Asked to estimate how many genetic tests have data on clinical utility, both Garlich and Newcomer said the number was extremely low. “Some estimates suggest that—of all the thousands of tests that are out there—maybe 400 to 500 diagnostic tests have any level of evidence or evidence-based guidelines of clinical utility,” Garlich commented. “It’s a small fraction and, as the number of tests increases, that fraction becomes lower and lower.”
Newcomer agreed, saying, “You’re talking about a single-digit percentage of all lab tests that truly have good clinical utility studies. When you look at the vast categories of spending, I would take out some of the tests that have obvious clinical value, such as cystic fibrosis carrier screening and perhaps even BRCA testing. But beyond that, the data drops off dramatically.”
Issue of Analytical Validity
Another issue of critical concern is analytic validity, noted Newcomer. “In molecular testing, analytic validity is an absolutely critical element. This is particularly true in the area of next-generation sequencing. There seems to still be a very wide variation in reports submitted by the same labs and different labs,” he explained. “Today, unfortunately, there isn’t a good national standard for labs that do NGS.” As a result, he said, UHC has trouble deciding what level of quality to accept to approve coverage for NGS testing.
Perhaps equally troubling is another issue. “Regarding genetic tests, there’s a huge knowledge gap among doctors,” Newcomer said. “I think every physician would tell you that they wished they knew more about this topic.”
Blue Shield of California has similar problems. “It is a tremendous issue to have many of our providers order genetic tests even though they don’t know much about those tests,” observed Garlich. “That’s where a genetic counselor can come in and provide enough information to help guide some of those decisions. And so education is absolutely a key.”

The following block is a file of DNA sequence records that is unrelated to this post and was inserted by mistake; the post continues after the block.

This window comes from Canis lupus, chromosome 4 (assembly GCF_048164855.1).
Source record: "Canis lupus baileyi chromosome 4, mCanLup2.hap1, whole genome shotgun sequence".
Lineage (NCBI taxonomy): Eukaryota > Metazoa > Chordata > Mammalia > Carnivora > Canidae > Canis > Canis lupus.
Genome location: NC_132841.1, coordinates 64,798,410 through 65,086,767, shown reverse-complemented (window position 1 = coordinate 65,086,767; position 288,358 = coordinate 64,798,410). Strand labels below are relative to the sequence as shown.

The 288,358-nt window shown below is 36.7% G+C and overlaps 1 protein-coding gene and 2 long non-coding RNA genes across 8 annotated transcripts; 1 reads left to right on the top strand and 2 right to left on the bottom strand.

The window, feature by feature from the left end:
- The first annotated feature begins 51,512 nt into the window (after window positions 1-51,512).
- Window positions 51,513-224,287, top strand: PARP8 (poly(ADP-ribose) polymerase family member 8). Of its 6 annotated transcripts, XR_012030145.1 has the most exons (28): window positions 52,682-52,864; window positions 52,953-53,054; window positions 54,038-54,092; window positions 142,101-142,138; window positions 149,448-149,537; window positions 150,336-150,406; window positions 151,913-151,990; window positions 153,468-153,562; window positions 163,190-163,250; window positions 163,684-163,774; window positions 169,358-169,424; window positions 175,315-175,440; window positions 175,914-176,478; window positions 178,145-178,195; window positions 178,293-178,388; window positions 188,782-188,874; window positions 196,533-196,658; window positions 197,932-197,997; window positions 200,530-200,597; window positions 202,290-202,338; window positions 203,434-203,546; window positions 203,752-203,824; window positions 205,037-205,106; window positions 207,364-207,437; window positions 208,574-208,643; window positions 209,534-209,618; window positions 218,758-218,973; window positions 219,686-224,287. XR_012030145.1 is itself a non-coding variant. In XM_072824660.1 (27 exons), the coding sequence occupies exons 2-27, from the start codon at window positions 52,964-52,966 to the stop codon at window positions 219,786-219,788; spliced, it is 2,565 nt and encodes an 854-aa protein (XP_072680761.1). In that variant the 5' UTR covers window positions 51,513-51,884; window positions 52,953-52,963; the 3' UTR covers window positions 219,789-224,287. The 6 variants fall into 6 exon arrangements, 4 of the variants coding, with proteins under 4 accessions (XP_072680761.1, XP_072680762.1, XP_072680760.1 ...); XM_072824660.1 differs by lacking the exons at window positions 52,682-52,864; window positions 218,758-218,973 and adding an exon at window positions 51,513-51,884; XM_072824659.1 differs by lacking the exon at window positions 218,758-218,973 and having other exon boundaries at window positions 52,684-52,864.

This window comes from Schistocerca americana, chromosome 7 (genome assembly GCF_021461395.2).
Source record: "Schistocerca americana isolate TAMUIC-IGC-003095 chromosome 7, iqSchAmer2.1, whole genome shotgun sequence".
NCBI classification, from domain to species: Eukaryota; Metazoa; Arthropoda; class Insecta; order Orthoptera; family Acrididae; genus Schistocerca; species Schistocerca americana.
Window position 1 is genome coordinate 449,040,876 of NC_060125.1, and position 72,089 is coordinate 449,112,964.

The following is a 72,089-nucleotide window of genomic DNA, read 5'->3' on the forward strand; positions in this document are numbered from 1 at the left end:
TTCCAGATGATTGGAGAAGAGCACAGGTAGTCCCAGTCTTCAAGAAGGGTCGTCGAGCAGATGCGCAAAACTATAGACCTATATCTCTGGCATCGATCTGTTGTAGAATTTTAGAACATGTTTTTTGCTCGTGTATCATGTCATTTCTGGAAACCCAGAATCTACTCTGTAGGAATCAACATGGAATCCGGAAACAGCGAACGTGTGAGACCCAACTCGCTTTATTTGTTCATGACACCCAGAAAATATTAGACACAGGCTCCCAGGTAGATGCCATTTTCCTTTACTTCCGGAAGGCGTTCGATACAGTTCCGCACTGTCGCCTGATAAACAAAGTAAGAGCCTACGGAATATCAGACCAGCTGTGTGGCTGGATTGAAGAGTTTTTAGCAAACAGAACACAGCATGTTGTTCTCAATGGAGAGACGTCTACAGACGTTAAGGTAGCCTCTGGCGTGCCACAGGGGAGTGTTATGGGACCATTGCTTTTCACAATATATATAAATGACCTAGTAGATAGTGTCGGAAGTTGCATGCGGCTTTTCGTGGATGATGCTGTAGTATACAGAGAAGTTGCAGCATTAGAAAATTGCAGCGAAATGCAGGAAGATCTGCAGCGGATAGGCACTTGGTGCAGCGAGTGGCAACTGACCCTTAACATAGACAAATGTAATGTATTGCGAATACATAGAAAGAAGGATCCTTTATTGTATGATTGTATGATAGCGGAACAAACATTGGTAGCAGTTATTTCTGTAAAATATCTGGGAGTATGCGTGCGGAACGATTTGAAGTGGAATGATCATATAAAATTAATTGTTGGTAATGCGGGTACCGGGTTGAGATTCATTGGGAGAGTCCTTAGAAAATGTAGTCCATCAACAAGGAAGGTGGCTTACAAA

For coverage decisions, Blue Shield of California relies on the clinical assessments from the Blue Cross Blue Shield Association, Garlich explained. In addition, the insurer has developed close relationships with some clinical labs.
“One thing we do that may be a little different than some of our other Blue partners is that we take chances on some genetic tests,” he explained. “We are bringing the labs in to have them describe all of the evidence that’s been done to date. We want to see if there are areas where we can say, ‘This is a genetic test that could benefit our providers.’ If we want to give access to that genetic tests, we’re going to take a chance that this [test] will improve the quality of healthcare and possibly reduce the costs.”
Garlich cited a new test for prostate cancer that another Blue plan studied and determined that the test had a role in reducing the number of radical prostatectomies and radiation therapies these patients needed. “Obviously, that test contributed to significant quality improvement and, of course, the cost to the healthcare was positive as well,” he said.
Newcomer warned, however, that he is skeptical about early study results from new lab tests. “Many laboratory manufacturers will say, ‘Look, this information is available. All docs will use it now.’ And that just isn’t true,” he stated. “They’ll price the test based on the assumption that 90% of docs will use it, when only about 5% or 10% do. As a result, the economics don’t work out.”
Health Plans Want to Support Interaction Between Physicians, Patients for Genetic Tests
WHEN MAKING DECISIONS about whether to cover a genetic test or not, health insurers do not want to come between providers and their patients, two health plan executives said recently. But when making those decisions, insurers need help from somewhere, they added.
“Regarding the decision-making process between the patient and the physician, we don’t want to be in the middle of that activity,” stated Lee N. Newcomer, MD, Senior Vice President, Oncology and Genetics for UnitedHealthcare. “We will, however, take a larger population view about the test and look at evidence and ask, ‘Is this evidence here or not? And if the evidence is there, then we will provide cover- age and those genetic tests will be available to a physician.
“What we’ve discovered in this field of genetics is we need help here,” he added. “We don’t know this field well. Health insurers will need to rely on someone else to help us understand which genetic tests have good performance, which tests are reasonably priced, and, sometimes, how to identify the right clinical situations where a test would be appropriate.